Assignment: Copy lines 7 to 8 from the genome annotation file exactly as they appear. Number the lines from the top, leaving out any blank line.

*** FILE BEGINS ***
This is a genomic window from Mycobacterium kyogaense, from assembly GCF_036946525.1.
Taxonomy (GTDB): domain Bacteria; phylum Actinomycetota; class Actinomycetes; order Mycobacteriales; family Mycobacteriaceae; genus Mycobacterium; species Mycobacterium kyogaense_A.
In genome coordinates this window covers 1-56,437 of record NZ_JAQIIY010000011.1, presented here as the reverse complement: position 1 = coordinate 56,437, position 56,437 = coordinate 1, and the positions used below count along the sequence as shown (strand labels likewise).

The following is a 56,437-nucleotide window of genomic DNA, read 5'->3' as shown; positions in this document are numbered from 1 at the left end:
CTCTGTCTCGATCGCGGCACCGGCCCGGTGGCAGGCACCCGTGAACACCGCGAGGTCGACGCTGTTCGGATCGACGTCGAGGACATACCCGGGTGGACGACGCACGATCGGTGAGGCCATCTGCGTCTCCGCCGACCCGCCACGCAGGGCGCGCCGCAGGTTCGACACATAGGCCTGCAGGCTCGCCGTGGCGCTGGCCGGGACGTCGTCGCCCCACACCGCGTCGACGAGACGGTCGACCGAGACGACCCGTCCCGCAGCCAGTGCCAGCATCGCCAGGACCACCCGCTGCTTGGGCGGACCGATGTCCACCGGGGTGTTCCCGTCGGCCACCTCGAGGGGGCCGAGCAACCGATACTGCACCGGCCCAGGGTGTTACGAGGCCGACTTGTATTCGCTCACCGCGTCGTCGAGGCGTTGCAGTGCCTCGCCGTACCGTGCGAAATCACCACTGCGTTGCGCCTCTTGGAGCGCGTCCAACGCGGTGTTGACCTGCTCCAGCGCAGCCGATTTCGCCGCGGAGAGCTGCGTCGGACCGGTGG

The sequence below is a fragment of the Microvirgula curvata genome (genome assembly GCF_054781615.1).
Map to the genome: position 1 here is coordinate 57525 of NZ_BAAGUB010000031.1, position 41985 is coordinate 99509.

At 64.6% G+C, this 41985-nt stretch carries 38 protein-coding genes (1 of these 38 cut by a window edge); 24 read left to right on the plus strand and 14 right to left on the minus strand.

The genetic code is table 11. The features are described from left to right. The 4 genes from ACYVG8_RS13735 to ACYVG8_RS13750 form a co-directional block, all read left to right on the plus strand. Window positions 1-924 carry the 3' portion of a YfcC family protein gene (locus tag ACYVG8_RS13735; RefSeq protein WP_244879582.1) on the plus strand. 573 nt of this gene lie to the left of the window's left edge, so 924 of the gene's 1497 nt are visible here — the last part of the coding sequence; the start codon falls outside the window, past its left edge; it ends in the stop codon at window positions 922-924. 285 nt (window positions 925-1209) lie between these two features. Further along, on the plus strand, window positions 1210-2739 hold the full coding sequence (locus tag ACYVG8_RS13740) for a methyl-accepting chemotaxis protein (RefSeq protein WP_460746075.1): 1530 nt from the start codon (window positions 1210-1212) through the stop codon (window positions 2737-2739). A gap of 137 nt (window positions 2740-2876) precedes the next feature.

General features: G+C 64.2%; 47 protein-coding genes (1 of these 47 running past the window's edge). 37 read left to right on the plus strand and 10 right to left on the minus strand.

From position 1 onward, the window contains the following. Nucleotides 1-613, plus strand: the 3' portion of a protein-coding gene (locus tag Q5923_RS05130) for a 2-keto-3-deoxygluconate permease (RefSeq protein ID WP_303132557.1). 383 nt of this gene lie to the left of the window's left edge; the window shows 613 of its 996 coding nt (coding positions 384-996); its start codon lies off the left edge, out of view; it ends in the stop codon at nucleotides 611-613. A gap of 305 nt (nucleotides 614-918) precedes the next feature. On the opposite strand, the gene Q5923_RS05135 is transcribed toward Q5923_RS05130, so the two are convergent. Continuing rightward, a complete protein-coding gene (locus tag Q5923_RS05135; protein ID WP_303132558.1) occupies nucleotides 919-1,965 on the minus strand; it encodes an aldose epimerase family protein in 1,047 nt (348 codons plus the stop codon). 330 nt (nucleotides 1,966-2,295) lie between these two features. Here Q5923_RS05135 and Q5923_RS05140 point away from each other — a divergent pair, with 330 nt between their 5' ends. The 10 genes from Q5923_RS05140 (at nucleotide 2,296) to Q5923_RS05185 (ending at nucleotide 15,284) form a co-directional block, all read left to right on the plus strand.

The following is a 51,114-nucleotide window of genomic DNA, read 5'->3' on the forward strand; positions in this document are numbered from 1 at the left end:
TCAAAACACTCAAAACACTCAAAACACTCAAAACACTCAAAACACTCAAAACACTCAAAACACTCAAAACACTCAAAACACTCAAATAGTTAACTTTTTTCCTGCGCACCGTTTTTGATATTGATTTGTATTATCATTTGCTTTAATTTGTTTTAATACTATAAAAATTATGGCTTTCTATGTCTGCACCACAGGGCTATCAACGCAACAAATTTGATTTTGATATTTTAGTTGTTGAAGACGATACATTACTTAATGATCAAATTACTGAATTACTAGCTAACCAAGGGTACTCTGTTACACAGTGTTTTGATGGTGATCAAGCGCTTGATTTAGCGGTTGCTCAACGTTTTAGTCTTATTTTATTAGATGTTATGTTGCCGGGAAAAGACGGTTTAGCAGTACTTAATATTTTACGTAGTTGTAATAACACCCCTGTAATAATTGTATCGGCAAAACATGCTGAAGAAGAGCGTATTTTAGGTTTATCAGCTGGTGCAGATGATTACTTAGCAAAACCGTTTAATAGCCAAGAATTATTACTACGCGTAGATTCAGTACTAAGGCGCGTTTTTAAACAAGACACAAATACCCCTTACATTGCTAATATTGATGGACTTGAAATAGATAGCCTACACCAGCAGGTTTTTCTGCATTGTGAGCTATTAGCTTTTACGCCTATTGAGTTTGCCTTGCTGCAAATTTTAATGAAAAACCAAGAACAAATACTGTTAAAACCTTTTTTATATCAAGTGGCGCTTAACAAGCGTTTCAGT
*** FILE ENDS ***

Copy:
Map to the genome: position 1 here is coordinate 57525 of NZ_BAAGUB010000031.1, position 41985 is coordinate 99509.

At 64.6% G+C, this 41985-nt stretch carries 38 protein-coding genes (1 of these 38 cut by a window edge); 24 read left to right on the plus strand and 14 right to left on the minus strand.